Men in Black II (Superbit) (2002)

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Released 9-Sep-2003

Cover Art

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Details At A Glance

General Extras
Category Action None
Rating ?
Year Of Production 2002
Running Time 84:33
RSDL / Flipper RSDL (43:29) Cast & Crew
Start Up Menu
Region Coding 2,4 Directed By Barry Sonnenfeld

Sony Pictures Home Entertain
Starring Tommy Lee Jones
Will Smith
Lara Flynn Boyle
Johnny Knoxville
Rosario Dawson
Tony Shalhoub
Patrick Warburton
Jack Kehler
Rip Torn
Case ?
RPI $39.95 Music Danny Elfman

Video Audio
Pan & Scan/Full Frame None English Dolby Digital 5.1 (448Kb/s)
English dts 5.1 (768Kb/s)
Widescreen Aspect Ratio 1.85:1
16x9 Enhancement
16x9 Enhanced
Video Format 576i (PAL)
Original Aspect Ratio 1.85:1 Miscellaneous
Jacket Pictures No
Subtitles English
English for the Hearing Impaired
Smoking No
Annoying Product Placement No
Action In or After Credits No

NOTE: The Profanity Filter is ON. Turn it off here.

Plot Synopsis

    Men in Black II is something of a victim of the "sequel syndrome". You see, the guys in Hollywood are perfectly aware that we're a bit dubious about sequels, that we suspect that a sequel won't be as good as the original. So they get rather, umm, enthusiastic about including new and better special effects. Unfortunately, this seems to happen to the detriment of the storyline, resulting in exactly the effect they were trying to avoid... Ironic, no?

    Men in Black II does have new and better special effects (well, except in the opening TV sequence, but that's meant to be corny!), but they don't get in the way of a reasonable storyline. It's not high drama, but that's not what we expect (or want) — this is a good, fun, over-the-top movie that never takes itself too seriously. All-in-all, I think we can call this a successful sequel; it's not better than the original, but it's not a bad film.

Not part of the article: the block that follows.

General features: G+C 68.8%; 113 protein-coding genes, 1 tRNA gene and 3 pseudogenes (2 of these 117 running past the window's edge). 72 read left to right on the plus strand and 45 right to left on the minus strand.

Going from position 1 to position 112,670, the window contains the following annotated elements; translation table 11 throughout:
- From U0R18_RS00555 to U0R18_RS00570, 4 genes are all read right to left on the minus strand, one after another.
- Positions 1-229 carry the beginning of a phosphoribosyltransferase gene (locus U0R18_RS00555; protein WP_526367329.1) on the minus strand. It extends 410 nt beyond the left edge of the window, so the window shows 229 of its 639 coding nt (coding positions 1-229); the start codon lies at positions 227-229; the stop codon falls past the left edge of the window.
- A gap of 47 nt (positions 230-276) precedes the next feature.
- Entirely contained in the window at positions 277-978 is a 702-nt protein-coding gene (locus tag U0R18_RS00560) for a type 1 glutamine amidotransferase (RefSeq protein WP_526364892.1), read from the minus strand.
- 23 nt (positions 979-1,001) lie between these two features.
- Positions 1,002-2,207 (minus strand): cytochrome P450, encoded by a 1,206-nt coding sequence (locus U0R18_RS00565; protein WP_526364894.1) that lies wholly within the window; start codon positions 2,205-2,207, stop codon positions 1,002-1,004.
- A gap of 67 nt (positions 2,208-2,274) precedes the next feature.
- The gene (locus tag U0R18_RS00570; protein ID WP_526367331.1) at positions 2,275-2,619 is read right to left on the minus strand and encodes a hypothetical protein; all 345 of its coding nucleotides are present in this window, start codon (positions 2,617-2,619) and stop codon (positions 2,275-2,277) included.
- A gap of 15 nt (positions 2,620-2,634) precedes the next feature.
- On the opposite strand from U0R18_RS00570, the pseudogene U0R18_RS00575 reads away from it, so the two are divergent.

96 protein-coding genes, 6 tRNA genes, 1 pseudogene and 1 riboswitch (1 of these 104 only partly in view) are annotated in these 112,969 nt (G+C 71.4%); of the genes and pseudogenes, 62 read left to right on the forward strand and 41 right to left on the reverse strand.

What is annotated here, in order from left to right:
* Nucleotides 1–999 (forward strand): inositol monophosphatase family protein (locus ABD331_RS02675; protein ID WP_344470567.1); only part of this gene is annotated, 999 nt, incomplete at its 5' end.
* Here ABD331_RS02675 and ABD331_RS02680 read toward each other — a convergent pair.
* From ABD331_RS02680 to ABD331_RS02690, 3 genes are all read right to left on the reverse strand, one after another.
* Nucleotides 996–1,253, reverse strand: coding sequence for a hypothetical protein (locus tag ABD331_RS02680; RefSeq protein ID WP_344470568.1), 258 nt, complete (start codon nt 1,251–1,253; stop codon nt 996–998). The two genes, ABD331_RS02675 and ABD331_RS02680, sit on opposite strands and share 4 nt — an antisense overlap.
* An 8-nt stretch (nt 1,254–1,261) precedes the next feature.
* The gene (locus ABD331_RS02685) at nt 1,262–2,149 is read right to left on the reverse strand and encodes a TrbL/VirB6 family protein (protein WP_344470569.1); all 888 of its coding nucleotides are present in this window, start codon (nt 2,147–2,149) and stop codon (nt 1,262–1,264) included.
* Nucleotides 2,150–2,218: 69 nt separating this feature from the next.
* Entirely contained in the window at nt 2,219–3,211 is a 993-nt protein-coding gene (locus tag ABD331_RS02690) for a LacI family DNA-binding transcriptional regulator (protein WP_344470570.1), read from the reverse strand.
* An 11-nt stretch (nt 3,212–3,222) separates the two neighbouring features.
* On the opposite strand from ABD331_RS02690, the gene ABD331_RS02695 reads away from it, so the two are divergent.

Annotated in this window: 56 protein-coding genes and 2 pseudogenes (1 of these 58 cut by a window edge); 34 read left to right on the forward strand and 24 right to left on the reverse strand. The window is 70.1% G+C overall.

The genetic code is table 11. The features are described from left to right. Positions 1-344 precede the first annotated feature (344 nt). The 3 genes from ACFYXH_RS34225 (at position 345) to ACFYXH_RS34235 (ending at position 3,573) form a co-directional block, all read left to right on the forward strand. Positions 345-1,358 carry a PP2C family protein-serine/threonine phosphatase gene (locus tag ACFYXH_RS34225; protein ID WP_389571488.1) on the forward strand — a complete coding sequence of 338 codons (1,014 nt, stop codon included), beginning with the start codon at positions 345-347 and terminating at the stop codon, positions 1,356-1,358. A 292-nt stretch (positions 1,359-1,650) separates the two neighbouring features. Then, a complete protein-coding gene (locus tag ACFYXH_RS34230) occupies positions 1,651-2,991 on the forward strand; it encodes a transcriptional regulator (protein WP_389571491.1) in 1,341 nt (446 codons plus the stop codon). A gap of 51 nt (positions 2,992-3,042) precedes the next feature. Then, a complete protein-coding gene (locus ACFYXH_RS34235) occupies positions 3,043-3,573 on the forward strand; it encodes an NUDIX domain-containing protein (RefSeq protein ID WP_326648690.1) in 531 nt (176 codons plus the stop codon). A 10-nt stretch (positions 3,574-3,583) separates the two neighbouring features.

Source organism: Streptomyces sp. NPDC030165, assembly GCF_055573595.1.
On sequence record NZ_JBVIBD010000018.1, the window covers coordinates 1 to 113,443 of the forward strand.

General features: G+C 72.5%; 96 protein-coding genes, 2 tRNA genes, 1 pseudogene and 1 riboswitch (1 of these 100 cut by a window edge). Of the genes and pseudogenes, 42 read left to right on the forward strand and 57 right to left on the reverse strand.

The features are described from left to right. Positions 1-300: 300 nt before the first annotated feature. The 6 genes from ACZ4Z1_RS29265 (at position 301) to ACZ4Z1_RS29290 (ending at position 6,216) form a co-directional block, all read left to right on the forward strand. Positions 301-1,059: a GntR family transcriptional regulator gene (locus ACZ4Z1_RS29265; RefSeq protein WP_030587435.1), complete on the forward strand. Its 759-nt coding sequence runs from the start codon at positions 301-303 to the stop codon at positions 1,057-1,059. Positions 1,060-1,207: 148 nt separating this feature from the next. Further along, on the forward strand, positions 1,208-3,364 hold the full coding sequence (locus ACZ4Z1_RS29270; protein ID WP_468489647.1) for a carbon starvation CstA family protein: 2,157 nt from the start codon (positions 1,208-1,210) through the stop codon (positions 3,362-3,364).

This movie was released in the form of a Collector's Edition at the end of last year — I suggest you check that review if you want to know about the plot. It was a two disc set, with a stack of extras, and a rather good transfer. What more could we ask? Well, I wasn't asking, but here it is: a Superbit version. To be honest, I'm a bit surprised to see us get a Superbit version of the sequel before a Superbit version of the original, but I guess that'll come later (Region 1 has Superbit versions of both films already).

    As I will mention later, this film has superb surround sound, making it a natural for the dts 5.1 / Dolby Digital 5.1 treatment that every Superbit disc receives. Some really neat stuff happens in the rear channels.

    There's a character in this film called Laura, who looked naggingly familiar. She's played by Rosario Dawson, who I last saw playing Val in Josie and the Pussycats.

    This is an excellent Superbit disc. If you want the best possible transfer of this film, then this is it.

Don't wish to see plot synopses in the future? Change your configuration.

Transfer Quality


    This is a superb video transfer. I'm going to be trying hard to pick out anything that's less than perfect, but please realise that the stuff I'm talking about is really insignificant — you have to be looking very closely to see anything.

    This transfer is presented at an aspect ratio of 1.85:1, 16x9 enhanced. That's the original theatrical aspect ratio, as you'd hope.